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What to Learn From the ECB’s Great European Corporate Bond Squeeze 

August 25, 2016

Richard Barley, The Wall Street Journal

The grip that the European Central Bank is exerting on the continent’s corporate bond market through its purchase program is almost palpable. But it isn’t clear how much more it might be able to squeeze the market before somebody gets hurt.

Since the ECB’s announcement of corporate debt purchases in March, yields on euro-denominated nonfinancial bonds have dropped precipitately, to the lowest on record. Investment-grade debt now yields just 0.52%, according to Bank of America Merrill Lynch index data, down from 1.28% before the policy was unveiled. While the total corporate purchases of €17.8 billion ($20.06 billion) so far are tiny next to the €980 billion of government bonds the ECB has bought, they have been bigger than many in the market expected.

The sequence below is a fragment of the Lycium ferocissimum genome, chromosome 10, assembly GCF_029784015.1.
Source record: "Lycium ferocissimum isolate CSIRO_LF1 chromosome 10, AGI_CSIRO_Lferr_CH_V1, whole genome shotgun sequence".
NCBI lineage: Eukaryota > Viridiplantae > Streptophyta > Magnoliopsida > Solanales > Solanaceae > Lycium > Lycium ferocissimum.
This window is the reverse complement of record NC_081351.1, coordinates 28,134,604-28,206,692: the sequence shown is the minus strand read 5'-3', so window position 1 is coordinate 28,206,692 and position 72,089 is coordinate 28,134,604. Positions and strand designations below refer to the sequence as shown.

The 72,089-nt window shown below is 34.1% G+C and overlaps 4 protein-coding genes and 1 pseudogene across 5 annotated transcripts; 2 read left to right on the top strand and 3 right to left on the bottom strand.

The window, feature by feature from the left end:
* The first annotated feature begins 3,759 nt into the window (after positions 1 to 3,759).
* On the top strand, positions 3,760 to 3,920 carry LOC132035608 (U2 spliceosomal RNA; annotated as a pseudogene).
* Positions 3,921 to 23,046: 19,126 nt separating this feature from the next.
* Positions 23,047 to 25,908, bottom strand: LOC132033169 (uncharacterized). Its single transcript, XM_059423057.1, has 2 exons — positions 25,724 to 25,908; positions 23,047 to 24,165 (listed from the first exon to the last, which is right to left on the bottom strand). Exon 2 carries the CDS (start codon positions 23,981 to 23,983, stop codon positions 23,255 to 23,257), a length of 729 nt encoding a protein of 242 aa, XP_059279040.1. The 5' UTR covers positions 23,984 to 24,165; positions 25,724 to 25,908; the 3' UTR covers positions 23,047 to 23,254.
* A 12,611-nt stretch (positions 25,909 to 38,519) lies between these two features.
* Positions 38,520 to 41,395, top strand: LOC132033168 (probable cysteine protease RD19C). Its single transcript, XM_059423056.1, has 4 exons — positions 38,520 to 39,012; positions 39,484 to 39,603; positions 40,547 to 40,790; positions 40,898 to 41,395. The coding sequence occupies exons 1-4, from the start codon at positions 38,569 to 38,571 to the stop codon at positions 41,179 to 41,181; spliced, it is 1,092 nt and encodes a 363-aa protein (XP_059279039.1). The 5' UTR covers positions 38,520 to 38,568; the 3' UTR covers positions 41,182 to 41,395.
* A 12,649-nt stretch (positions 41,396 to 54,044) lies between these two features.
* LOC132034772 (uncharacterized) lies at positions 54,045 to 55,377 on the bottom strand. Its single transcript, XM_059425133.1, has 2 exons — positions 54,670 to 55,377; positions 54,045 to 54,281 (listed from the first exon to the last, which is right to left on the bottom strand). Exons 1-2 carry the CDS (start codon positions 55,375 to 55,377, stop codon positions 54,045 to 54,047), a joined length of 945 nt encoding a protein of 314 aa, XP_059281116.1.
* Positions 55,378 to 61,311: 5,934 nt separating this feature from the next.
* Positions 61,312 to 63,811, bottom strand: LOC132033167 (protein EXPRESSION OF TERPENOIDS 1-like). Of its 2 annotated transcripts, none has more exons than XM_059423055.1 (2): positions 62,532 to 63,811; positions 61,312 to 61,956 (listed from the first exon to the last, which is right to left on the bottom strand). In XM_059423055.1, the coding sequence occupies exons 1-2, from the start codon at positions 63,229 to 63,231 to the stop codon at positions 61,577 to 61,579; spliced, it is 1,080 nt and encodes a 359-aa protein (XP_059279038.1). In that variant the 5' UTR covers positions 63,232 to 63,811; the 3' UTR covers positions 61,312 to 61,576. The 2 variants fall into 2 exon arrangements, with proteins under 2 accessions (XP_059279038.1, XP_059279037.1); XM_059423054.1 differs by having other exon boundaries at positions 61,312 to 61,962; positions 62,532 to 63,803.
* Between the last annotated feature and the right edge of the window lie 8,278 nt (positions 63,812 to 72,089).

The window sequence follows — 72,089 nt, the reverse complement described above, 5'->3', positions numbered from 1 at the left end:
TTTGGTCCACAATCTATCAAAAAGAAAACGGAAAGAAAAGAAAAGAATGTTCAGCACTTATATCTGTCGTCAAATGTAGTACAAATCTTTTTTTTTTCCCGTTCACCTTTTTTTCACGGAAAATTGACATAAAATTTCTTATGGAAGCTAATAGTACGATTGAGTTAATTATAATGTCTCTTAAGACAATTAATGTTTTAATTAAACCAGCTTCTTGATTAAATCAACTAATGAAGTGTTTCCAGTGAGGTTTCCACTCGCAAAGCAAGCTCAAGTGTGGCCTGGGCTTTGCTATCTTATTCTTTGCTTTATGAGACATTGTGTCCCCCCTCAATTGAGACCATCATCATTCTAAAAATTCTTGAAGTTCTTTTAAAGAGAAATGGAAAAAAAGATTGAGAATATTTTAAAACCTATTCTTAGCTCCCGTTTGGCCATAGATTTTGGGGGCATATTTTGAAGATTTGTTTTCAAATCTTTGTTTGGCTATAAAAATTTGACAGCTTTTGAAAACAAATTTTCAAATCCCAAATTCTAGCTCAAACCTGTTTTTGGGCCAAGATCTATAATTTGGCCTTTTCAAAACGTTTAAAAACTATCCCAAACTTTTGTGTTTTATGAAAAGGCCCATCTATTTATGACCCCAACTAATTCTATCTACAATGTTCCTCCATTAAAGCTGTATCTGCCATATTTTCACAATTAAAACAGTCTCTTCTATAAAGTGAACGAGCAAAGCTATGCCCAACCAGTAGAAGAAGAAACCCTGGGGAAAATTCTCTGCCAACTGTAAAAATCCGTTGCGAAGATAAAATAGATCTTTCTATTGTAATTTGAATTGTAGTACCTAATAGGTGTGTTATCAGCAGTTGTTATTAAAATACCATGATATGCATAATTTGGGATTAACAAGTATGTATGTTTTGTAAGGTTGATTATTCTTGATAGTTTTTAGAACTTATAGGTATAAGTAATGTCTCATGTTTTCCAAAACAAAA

But the relentless rally in corporate bonds has slowed in August. That may be simply down to sleepy summer conditions, with investors on the beach rather than at their desks, and markets more broadly becalmed. ECB purchases have slowed somewhat too. But it may also reflect the way that valuations are being pushed into stretched territory.

From one perspective, the spread between corporate and government bond yields still looks relatively wide. Read more

 
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